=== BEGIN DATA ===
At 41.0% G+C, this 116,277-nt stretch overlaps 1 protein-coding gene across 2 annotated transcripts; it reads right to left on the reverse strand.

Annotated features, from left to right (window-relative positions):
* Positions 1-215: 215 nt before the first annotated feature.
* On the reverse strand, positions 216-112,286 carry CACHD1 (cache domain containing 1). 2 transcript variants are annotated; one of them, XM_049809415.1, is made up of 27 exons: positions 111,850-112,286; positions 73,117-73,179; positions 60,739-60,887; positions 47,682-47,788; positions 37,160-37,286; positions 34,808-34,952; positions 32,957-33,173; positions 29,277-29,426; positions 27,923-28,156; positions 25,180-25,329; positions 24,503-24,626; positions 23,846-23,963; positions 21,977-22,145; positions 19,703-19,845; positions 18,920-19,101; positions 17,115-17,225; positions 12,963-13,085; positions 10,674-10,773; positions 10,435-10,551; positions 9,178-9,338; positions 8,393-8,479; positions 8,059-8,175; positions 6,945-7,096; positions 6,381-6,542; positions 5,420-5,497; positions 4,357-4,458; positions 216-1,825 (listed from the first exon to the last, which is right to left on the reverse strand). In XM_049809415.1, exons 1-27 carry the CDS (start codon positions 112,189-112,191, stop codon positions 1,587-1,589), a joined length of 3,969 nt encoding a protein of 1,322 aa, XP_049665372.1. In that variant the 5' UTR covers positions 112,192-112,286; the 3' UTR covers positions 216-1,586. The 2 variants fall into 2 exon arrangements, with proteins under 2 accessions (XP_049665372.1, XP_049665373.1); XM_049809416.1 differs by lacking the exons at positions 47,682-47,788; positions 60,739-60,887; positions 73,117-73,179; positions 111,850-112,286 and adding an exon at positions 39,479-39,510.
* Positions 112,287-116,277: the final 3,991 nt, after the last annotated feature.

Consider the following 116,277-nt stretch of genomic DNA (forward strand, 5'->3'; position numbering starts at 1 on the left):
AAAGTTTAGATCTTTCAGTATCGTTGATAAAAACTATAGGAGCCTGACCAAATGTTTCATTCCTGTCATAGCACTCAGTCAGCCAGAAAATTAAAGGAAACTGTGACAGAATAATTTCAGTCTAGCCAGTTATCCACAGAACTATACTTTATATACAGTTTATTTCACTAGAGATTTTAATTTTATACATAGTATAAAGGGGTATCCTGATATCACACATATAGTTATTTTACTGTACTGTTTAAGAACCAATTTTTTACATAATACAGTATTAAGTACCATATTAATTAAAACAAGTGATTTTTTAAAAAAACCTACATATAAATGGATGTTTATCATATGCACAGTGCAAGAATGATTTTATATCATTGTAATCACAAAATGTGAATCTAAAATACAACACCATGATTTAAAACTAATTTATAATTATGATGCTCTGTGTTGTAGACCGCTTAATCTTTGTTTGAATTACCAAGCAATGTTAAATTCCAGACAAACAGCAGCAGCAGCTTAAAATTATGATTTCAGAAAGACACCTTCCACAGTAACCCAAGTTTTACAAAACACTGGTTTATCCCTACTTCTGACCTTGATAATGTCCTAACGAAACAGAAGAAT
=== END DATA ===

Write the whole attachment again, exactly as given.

At 41.0% G+C, this 116,277-nt stretch overlaps 1 protein-coding gene across 2 annotated transcripts; it reads right to left on the reverse strand.

Annotated features, from left to right (window-relative positions):
* Positions 1-215: 215 nt before the first annotated feature.
* On the reverse strand, positions 216-112,286 carry CACHD1 (cache domain containing 1). 2 transcript variants are annotated; one of them, XM_049809415.1, is made up of 27 exons: positions 111,850-112,286; positions 73,117-73,179; positions 60,739-60,887; positions 47,682-47,788; positions 37,160-37,286; positions 34,808-34,952; positions 32,957-33,173; positions 29,277-29,426; positions 27,923-28,156; positions 25,180-25,329; positions 24,503-24,626; positions 23,846-23,963; positions 21,977-22,145; positions 19,703-19,845; positions 18,920-19,101; positions 17,115-17,225; positions 12,963-13,085; positions 10,674-10,773; positions 10,435-10,551; positions 9,178-9,338; positions 8,393-8,479; positions 8,059-8,175; positions 6,945-7,096; positions 6,381-6,542; positions 5,420-5,497; positions 4,357-4,458; positions 216-1,825 (listed from the first exon to the last, which is right to left on the reverse strand). In XM_049809415.1, exons 1-27 carry the CDS (start codon positions 112,189-112,191, stop codon positions 1,587-1,589), a joined length of 3,969 nt encoding a protein of 1,322 aa, XP_049665372.1. In that variant the 5' UTR covers positions 112,192-112,286; the 3' UTR covers positions 216-1,586. The 2 variants fall into 2 exon arrangements, with proteins under 2 accessions (XP_049665372.1, XP_049665373.1); XM_049809416.1 differs by lacking the exons at positions 47,682-47,788; positions 60,739-60,887; positions 73,117-73,179; positions 111,850-112,286 and adding an exon at positions 39,479-39,510.
* Positions 112,287-116,277: the final 3,991 nt, after the last annotated feature.

Consider the following 116,277-nt stretch of genomic DNA (forward strand, 5'->3'; position numbering starts at 1 on the left):
AAAGTTTAGATCTTTCAGTATCGTTGATAAAAACTATAGGAGCCTGACCAAATGTTTCATTCCTGTCATAGCACTCAGTCAGCCAGAAAATTAAAGGAAACTGTGACAGAATAATTTCAGTCTAGCCAGTTATCCACAGAACTATACTTTATATACAGTTTATTTCACTAGAGATTTTAATTTTATACATAGTATAAAGGGGTATCCTGATATCACACATATAGTTATTTTACTGTACTGTTTAAGAACCAATTTTTTACATAATACAGTATTAAGTACCATATTAATTAAAACAAGTGATTTTTTAAAAAAACCTACATATAAATGGATGTTTATCATATGCACAGTGCAAGAATGATTTTATATCATTGTAATCACAAAATGTGAATCTAAAATACAACACCATGATTTAAAACTAATTTATAATTATGATGCTCTGTGTTGTAGACCGCTTAATCTTTGTTTGAATTACCAAGCAATGTTAAATTCCAGACAAACAGCAGCAGCAGCTTAAAATTATGATTTCAGAAAGACACCTTCCACAGTAACCCAAGTTTTACAAAACACTGGTTTATCCCTACTTCTGACCTTGATAATGTCCTAACGAAACAGAAGAAT